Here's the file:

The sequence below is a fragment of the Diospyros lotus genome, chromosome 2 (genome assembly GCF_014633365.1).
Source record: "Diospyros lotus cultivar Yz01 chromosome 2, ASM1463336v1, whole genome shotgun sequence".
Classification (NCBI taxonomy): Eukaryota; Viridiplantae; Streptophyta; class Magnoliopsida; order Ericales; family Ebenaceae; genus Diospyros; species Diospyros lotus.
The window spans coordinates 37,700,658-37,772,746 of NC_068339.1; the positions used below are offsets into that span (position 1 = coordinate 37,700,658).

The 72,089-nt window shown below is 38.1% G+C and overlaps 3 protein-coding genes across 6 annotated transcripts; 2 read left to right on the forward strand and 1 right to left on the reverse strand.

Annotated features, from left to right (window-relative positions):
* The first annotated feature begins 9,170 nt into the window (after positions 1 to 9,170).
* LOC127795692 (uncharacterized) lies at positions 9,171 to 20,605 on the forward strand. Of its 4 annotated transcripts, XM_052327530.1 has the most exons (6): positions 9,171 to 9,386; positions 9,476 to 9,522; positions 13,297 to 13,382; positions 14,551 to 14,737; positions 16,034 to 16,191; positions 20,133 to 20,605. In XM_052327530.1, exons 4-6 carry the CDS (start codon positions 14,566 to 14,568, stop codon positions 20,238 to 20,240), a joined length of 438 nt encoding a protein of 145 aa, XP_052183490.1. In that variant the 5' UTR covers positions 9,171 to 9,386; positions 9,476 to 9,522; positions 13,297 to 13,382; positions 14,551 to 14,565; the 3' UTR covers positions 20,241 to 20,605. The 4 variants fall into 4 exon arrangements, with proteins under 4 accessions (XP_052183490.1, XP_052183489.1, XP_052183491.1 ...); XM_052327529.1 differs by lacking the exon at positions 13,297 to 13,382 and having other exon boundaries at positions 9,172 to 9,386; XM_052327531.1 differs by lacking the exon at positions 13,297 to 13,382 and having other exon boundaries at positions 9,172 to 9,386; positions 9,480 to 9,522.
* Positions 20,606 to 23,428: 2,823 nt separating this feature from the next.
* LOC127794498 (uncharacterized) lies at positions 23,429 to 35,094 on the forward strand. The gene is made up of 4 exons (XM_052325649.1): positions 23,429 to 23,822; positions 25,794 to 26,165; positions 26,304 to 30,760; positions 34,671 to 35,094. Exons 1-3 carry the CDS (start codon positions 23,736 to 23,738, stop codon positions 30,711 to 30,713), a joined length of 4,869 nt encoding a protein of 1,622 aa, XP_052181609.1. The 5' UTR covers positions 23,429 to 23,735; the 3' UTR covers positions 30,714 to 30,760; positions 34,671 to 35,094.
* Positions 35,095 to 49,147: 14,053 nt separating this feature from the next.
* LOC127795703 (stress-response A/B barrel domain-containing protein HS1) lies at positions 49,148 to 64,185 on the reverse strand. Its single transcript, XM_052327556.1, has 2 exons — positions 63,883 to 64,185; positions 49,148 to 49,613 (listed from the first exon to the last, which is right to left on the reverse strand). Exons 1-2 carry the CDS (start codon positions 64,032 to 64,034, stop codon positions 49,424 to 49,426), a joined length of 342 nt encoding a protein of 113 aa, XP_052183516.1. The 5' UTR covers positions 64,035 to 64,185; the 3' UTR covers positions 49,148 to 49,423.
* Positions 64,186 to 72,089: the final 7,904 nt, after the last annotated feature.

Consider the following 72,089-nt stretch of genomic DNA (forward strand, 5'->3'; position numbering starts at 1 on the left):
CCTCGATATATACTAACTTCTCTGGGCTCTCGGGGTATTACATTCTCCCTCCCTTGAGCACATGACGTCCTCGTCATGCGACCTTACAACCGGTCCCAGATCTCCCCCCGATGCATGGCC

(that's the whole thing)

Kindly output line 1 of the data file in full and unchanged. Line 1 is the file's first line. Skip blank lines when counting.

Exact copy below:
The sequence below is a fragment of the Diospyros lotus genome, chromosome 2 (genome assembly GCF_014633365.1).